The swim of the day at the Berlin round of the World Cup, which witnessed 10 more shiny suit world marks, came from 14-times Olympic gold medal winner Michael Phelps (USA). He clocked a best time of 1:53.70 in the 200m medley and finished second to Darian Townsend (RSA), on 1:51.55, the best time ever seen in a shiny suit and global mark No 31 of the tour and 228 since the silliest show in town began in February last year.
You could almost see Phelps learning lessons as he went, learning how to get more off the wall, stretching and driving himself on. Good to end a world cup tour on a high though he said he was neither happy nor disappointed.
"I prefer not to lose, but I knew coming in that it would be very, very hard to win anything," Phelps said. "I raced as hard as a I could, I've gotten some racing under my belt and that's we set out to do. Maybe it's better for me that I lost today, it gives me better motivation for the future. I am pleased with the week as much as I can be, with how much training I've done, which is little. And it shows."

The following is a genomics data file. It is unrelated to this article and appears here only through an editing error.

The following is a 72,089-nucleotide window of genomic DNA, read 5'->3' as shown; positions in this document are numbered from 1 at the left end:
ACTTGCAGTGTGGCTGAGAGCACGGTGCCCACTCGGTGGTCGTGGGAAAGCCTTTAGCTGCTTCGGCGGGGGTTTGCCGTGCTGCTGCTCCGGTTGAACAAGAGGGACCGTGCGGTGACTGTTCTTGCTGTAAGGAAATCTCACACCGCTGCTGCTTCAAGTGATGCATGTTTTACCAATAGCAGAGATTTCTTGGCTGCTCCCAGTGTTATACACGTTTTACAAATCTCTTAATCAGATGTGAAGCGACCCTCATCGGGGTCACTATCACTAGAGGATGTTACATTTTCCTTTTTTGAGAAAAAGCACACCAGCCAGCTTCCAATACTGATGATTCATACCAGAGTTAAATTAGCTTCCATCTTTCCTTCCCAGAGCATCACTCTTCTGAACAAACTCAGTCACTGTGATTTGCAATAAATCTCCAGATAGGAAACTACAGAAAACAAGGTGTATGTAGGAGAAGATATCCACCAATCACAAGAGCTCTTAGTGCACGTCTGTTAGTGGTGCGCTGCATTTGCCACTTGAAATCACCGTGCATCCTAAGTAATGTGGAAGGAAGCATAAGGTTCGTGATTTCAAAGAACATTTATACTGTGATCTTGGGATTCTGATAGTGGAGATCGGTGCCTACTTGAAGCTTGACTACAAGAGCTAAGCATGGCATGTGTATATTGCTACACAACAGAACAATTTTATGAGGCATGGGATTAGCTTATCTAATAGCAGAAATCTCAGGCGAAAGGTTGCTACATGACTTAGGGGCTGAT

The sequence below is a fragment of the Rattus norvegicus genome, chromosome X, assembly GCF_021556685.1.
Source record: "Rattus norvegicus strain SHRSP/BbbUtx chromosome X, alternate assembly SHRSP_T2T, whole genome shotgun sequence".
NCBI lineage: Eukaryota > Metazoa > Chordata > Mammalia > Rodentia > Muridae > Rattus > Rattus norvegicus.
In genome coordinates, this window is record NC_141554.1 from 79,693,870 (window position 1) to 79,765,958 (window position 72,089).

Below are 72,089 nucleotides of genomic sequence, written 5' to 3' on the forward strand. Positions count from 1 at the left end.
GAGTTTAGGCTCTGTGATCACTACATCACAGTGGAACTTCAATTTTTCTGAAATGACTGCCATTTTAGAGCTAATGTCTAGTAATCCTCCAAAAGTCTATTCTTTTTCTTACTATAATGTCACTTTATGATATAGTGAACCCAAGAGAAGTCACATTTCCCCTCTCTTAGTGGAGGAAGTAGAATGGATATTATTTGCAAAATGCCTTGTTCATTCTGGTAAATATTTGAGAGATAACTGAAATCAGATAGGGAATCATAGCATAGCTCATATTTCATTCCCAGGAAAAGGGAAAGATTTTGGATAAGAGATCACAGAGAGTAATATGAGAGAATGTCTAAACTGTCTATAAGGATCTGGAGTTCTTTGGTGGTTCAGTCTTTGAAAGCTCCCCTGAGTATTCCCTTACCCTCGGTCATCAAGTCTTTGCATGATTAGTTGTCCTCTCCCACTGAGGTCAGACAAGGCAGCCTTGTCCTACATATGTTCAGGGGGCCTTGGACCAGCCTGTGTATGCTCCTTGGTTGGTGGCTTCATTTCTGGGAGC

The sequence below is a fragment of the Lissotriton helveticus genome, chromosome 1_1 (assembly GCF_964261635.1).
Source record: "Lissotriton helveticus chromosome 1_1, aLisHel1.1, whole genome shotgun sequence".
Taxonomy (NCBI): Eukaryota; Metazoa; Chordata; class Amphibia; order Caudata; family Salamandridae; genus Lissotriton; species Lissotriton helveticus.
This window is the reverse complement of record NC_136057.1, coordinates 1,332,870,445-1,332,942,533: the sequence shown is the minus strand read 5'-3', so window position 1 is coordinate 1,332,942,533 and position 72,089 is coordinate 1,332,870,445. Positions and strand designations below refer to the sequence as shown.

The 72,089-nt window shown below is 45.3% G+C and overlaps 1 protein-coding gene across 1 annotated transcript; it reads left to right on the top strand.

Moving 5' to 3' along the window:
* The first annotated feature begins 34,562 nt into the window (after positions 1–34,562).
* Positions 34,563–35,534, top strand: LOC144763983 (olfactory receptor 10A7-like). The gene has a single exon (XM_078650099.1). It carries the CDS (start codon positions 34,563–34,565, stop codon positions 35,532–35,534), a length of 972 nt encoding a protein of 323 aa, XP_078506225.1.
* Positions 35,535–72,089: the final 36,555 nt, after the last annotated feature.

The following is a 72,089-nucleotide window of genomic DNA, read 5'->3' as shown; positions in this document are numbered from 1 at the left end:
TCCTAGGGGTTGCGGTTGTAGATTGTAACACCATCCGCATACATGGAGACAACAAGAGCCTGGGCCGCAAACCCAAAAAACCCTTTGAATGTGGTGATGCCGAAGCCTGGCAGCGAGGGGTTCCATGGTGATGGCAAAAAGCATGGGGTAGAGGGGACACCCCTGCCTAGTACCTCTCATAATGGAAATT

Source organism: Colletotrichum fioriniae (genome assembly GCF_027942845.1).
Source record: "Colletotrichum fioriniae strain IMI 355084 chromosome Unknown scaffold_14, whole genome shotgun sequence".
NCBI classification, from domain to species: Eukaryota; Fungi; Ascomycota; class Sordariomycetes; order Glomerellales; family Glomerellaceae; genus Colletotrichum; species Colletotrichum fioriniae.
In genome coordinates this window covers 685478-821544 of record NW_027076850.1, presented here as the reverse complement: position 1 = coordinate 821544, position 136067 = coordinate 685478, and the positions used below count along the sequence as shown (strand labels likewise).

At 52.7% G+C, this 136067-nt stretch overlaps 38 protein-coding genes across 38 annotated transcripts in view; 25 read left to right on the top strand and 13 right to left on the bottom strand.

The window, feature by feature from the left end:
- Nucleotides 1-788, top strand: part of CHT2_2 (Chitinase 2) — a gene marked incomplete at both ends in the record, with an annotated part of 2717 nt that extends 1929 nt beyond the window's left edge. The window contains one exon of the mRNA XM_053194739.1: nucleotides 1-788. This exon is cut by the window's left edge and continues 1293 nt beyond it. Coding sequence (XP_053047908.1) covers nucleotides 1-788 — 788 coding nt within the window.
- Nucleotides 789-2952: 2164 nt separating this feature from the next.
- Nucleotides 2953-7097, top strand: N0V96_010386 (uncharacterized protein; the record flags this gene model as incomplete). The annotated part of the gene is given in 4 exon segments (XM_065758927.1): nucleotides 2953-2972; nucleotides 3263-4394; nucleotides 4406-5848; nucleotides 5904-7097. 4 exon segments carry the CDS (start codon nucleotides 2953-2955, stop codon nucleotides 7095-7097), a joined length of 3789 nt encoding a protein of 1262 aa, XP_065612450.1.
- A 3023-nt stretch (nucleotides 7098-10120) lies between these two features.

In the midst of a session in which the grasping hand of opportunism and deadline-beating desperation hung heavy in the air and sunk the sport of swimming deeper into the murky depths before it is resurrected on January 1, 2010, seven of the 10 world records fell within an hour. All 10 belonged to a parallel sport running alongside swimming for the next 46 days until the axe falls on bodysuits and non-textile surfboardary.
The tally of global standards broken since February 2008 now stands at 231, 123 of those in 2009, 34 on this world cup circuit, 16 in Berlin alone, which is two shy of the number of world records set at the Berlin meet in all the years between 2000 and 2008 combined. Here in Berlin there were more than 130 swims over the 1000-point mark. There were 13 European records and countless national standards and a tidal wave of destruction as far as the all-time rankings and the thread of history was concerned.